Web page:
Colorado’s History of Immigration

When the Colorado legislature gathered for the 1870 session, there were many votes encouraging any measures that would lead to the expedited completion of the transcontinental railroad. At the time, many of the railroad laborers were Chinese immigrants. On Feb. 11 that year, the legislature approved a house joint resolution that would encourage Chinese immigration because they believed that the measure would “hasten the development and early prosperity of the Territory by supplying the demands of cheap labor.” The impact of this legislation was so great that it led to a deadly riot on the streets of Denver within the span of just one decade. 

State historian and history professor at the University of Colorado Dr. William Wei noted the legislation in Colorado mirrored in some ways laws being created at the national level – including the Naturalization Act of 1870, which revoked the citizenship of Chinese immigrants in the United States. Wei said that the “impact [of this legislation] was implicit rather than explicit.” He said, “it made life difficult for Chinese immigrants. It kept them on the lowest rung of society.” 

After the 1870 legislative session, tensions rose rapidly as many Denverites and Coloradans began to display a feverish xenophobia similar to the rest of the nation. Wei said that “[Chinese immigrants] were discriminated against because they were so able to compete.”

Racial tensions became so high that, within just one decade of the resolution, on Oct. 31 1880, Denver residents marched into what was then called “Denver’s Chinatown” or more cruelly, “Hop Alley,” and destroyed buildings with large wooden beams, dragged Chinese residents from their homes and beat them in the streets.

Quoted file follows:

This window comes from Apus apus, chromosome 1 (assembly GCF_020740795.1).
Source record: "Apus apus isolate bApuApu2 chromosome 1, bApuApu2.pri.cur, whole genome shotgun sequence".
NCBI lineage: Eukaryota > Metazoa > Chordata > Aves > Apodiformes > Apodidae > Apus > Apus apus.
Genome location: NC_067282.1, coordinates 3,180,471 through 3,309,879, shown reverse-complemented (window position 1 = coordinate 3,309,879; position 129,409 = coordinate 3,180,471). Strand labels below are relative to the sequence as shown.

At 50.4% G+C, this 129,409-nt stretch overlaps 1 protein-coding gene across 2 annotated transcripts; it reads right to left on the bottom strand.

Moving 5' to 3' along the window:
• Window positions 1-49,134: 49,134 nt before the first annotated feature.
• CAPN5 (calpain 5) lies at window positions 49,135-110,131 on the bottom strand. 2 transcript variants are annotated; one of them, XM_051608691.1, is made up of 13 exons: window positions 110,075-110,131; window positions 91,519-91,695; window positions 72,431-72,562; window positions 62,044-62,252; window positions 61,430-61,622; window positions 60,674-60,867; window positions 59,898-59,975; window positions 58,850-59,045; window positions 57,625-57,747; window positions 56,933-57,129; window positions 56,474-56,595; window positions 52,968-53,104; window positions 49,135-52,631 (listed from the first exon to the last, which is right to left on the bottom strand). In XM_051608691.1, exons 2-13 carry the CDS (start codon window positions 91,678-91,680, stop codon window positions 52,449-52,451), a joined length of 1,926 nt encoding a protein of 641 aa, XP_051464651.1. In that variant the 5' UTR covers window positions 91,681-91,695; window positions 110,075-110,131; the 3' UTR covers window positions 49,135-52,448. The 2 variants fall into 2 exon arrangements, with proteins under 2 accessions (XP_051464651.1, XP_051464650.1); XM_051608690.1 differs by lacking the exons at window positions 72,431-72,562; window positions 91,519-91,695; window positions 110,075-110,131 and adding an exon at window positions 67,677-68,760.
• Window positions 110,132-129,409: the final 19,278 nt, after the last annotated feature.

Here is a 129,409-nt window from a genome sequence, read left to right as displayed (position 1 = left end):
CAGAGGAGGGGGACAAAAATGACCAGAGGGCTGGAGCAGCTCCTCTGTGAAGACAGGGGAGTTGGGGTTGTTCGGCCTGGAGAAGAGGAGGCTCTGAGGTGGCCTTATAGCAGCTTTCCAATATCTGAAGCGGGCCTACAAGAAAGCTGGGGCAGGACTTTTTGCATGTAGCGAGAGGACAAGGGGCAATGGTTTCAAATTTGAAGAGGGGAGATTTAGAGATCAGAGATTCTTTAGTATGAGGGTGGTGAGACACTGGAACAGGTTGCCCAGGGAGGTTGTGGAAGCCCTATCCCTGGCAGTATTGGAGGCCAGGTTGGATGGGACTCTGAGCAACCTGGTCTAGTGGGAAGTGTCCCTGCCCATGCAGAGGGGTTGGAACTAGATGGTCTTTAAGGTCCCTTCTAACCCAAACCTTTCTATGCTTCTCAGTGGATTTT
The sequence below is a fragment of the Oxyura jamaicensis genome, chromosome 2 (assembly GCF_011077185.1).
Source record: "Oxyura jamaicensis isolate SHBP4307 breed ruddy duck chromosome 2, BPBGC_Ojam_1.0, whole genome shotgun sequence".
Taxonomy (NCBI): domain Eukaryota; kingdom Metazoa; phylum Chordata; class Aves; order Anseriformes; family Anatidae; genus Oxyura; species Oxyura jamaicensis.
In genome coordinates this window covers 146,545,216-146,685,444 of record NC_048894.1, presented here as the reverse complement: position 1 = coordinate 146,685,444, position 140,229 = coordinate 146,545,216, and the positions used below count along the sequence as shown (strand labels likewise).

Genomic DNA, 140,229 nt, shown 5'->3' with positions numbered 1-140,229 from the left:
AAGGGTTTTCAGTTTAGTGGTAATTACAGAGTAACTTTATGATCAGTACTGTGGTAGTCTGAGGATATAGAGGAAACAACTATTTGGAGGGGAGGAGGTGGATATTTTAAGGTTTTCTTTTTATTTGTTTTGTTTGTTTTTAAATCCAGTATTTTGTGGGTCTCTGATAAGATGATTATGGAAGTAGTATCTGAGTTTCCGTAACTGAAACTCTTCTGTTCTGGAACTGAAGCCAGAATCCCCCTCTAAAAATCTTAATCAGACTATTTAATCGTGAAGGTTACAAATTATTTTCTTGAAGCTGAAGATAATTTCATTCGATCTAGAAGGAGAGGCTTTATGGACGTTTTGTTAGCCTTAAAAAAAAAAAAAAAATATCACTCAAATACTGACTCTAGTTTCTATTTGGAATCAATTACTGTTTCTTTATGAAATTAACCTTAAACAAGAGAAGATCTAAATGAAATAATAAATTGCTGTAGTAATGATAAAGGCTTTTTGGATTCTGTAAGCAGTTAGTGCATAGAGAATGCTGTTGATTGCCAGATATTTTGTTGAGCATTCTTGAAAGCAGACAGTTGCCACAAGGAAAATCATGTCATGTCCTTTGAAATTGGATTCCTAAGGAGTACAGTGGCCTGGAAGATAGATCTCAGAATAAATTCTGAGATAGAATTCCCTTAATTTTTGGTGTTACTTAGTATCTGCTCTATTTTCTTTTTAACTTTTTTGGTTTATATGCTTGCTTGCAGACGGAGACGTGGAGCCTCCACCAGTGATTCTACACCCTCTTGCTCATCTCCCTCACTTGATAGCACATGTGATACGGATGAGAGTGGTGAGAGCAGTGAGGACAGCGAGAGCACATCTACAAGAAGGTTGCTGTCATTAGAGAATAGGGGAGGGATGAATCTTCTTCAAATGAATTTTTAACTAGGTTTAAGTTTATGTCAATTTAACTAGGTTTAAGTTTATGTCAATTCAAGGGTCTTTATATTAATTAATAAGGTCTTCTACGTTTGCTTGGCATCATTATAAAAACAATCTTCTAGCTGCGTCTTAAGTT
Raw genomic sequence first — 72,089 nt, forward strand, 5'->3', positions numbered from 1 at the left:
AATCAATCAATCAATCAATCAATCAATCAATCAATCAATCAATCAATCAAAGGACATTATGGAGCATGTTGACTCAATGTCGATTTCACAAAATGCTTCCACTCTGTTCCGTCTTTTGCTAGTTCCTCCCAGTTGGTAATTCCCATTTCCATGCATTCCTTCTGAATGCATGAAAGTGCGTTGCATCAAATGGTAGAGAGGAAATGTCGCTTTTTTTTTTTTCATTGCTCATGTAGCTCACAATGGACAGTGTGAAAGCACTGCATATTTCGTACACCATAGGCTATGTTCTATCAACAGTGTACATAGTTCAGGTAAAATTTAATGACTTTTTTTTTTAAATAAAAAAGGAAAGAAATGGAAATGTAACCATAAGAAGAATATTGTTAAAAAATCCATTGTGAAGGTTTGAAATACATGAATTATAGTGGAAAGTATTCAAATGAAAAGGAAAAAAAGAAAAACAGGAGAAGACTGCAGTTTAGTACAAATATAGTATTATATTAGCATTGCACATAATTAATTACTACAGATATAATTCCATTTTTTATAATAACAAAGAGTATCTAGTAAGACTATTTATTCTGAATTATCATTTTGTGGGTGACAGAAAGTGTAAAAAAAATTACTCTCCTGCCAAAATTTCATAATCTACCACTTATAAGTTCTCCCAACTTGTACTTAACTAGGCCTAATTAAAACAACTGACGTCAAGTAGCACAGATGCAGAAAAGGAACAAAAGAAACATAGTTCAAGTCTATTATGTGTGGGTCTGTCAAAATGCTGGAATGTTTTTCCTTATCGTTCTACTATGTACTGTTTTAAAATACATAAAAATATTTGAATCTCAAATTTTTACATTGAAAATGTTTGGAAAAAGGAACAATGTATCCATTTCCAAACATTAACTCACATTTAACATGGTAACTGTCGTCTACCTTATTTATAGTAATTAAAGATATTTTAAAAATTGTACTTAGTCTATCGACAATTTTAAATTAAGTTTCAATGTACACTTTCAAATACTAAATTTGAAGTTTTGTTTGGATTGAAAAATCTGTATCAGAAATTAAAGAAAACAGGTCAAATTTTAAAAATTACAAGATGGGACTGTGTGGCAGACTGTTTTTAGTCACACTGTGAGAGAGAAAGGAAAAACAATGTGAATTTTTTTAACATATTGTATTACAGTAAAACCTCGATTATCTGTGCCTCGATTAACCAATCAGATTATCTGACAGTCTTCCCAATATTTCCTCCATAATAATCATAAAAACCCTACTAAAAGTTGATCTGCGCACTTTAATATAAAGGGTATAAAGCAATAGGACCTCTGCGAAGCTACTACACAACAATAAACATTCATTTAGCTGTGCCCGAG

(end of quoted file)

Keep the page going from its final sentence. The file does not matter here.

The national political climate was such that just two years later, Congress passed the Chinese Exclusion Act which prohibited all immigration of Chinese laborers to the country. The law was in place for more than 60 years before it was repealed in the early 1940’s.

The Denver Anti-Chinese Riot is memorialized at the corner of 20th Street and Blake with a plaque that notes the cause of the event and lists the names of the “courageous whites” who came to aid the Chinese immigrants who were being targeted. But notably, the plaque neglects to name the Chinese man who died in the altercation, Sing Lee.

Wei said that “we strive for these great ideals but we have yet to achieve them.”

– Jess Brovsky-Eaker

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